Community members hold vigil for Aleppo in Ybor

As a show of solidarity with the people of Aleppo, Syria, community members in Tampa came together on Thursday night to hold a candle light vigil in Ybor City.

"I've spent the last week watching disparate transmissions from the city of Aleppo from people who are trapped sending out messages that they believed would be their last," said Dezeray Lyn, who organized the vigil. "We wanted to let them know that we see them, we're here, their messages are reaching folks across the world and we're fighting for their safe evacuation."

In front of the immigration statue in Centennial Park, more than a dozen people prayed and held signs that read, "I stand with Aleppo," and "May love and revolution rise from the rubble of Aleppo."

Farhana Rahman brought her 5-year-old son to the vigil. She said watching women and children run for their lives in war-torn eastern Aleppo has been heartbreaking.

"I can't even imagine the kind of trauma those kids are going through," said Rahman.

She said she was especially moved by images of Omran Daqneesh, a young boy the same age as her son, who gained media attention in August, after footage was released of him sitting dazed and bloodied after being pulled from the rubble of an air strike.

"I was actually in the kitchen with my son, and he was watching part of it. I just couldn't let him watch the whole thing. It was just so heartbreaking," said Rahman.

Other sympathizers from local organizations joined the vigil, including members of CAIR, Love Has No Borders, USF Students Organize 4 Syria, Mutual Aid Disaster Relief, Food Not Bombs and the Concrete Rose Collective.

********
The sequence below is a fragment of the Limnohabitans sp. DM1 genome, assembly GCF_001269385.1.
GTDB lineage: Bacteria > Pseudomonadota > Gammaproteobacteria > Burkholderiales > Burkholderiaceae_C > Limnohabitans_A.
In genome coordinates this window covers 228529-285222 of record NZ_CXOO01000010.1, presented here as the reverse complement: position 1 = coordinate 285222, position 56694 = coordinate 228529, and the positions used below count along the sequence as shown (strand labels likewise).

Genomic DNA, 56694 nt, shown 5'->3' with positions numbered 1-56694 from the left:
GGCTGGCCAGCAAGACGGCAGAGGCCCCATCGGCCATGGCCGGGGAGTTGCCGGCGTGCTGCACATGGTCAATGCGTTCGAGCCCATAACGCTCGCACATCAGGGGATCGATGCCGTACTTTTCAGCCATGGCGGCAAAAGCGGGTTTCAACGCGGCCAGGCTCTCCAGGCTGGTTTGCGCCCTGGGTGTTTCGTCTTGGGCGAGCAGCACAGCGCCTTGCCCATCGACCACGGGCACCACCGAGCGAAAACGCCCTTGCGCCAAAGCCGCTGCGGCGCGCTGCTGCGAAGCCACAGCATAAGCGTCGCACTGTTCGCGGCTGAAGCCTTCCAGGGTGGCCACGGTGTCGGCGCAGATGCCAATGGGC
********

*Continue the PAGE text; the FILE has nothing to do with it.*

"I have a lot of friends that are from Syria, and their families are just stuck in Aleppo. They're stuck in Syria, and they're really having to suffer through the crisis," said Ibrahim Rahman.

The conflict is personal for Hassan Shibly, Executive Director of CAIR, who was born in Syria and still has relatives in the country.

"Every day they can't even go by their windows, because they're afraid a government bullet may hit and strike them," said Shibly. "If we are against terrorism, then we must stand with the Syrian people, who are the biggest victims of terrorism."

A cease-fire deal was announced on Wednesday that includes mass evacuations. The evacuations began on Thursday for about 3,000 civilians and fighters in eastern Aleppo.

Evacuations are expected to continue throughout the night and into Friday, according to Syrian State TV.

Supporters in Tampa said they want to continue using their voices to bring attention to Aleppo until every civilian makes it to a safe haven.

"We want those people to know that we will follow this through. We see them, we've been watching them for the last six years, and we just want to act as support and amplify their voices," said Lyn.